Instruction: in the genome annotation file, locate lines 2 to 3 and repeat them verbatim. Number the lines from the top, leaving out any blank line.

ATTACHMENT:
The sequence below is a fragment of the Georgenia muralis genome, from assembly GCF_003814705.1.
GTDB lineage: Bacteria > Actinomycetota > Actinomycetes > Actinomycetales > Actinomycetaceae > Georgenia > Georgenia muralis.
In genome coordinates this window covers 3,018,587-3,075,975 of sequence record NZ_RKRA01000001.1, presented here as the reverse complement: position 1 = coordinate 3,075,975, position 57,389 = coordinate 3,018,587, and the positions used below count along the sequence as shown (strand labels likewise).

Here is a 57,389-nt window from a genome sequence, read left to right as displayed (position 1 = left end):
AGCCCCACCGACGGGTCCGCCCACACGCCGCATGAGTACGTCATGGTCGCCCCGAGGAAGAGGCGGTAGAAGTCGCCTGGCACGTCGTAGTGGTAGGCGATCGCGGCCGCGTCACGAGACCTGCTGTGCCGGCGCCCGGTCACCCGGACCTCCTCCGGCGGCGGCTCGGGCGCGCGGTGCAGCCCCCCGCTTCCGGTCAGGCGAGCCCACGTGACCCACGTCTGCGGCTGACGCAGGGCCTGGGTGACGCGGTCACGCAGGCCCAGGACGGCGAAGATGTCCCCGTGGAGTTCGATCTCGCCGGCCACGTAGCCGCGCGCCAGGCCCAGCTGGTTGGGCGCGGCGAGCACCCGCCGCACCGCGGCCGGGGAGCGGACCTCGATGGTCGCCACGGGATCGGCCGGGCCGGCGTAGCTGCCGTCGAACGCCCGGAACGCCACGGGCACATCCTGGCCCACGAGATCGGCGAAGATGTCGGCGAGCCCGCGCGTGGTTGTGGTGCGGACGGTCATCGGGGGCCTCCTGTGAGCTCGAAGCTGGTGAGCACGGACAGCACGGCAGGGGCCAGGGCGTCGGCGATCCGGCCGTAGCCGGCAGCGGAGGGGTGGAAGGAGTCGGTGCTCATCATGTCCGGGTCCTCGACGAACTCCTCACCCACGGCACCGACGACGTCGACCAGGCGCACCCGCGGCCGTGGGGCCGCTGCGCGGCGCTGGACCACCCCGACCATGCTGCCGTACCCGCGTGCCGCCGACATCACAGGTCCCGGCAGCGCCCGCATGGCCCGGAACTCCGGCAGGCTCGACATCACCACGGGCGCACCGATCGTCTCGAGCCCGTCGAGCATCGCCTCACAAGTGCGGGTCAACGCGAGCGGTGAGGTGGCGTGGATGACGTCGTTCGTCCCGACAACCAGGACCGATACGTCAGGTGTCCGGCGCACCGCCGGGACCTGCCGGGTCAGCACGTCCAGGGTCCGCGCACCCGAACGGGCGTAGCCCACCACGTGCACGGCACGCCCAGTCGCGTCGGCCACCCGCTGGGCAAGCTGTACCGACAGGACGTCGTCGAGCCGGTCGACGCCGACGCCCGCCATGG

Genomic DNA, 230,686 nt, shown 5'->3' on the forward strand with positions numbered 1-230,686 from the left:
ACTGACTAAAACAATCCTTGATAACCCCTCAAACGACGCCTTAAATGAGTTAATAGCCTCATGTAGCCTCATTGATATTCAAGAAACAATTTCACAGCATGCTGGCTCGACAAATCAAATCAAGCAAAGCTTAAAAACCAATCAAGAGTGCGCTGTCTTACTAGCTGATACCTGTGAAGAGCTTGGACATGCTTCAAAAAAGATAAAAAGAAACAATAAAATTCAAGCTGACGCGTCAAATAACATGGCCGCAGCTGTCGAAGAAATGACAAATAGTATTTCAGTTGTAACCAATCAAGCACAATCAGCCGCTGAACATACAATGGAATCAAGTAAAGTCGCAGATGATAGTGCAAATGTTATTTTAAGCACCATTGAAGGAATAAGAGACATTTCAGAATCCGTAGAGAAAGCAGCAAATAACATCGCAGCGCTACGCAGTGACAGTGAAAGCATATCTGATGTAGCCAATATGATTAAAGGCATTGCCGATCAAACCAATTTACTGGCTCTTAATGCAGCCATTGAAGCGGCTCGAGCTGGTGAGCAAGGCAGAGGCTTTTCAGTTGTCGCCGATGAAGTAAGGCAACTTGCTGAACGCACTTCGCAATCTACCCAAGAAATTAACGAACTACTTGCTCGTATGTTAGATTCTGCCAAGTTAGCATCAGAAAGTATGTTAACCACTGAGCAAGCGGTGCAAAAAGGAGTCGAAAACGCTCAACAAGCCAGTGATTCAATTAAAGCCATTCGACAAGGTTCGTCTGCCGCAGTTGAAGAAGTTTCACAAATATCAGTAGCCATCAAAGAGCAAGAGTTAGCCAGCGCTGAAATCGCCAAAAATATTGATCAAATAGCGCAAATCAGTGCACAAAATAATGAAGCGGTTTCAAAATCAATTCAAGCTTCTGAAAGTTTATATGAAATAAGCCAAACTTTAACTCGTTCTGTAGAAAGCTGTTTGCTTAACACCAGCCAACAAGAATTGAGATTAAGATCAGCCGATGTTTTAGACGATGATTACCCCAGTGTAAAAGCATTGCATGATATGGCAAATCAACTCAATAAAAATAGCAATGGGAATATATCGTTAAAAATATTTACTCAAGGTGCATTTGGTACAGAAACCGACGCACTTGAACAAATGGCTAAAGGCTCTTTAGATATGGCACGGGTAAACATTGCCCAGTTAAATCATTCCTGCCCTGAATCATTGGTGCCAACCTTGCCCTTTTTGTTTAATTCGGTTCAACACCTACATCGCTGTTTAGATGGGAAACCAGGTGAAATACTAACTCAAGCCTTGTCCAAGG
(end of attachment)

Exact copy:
GTDB lineage: Bacteria > Actinomycetota > Actinomycetes > Actinomycetales > Actinomycetaceae > Georgenia > Georgenia muralis.
In genome coordinates this window covers 3,018,587-3,075,975 of sequence record NZ_RKRA01000001.1, presented here as the reverse complement: position 1 = coordinate 3,075,975, position 57,389 = coordinate 3,018,587, and the positions used below count along the sequence as shown (strand labels likewise).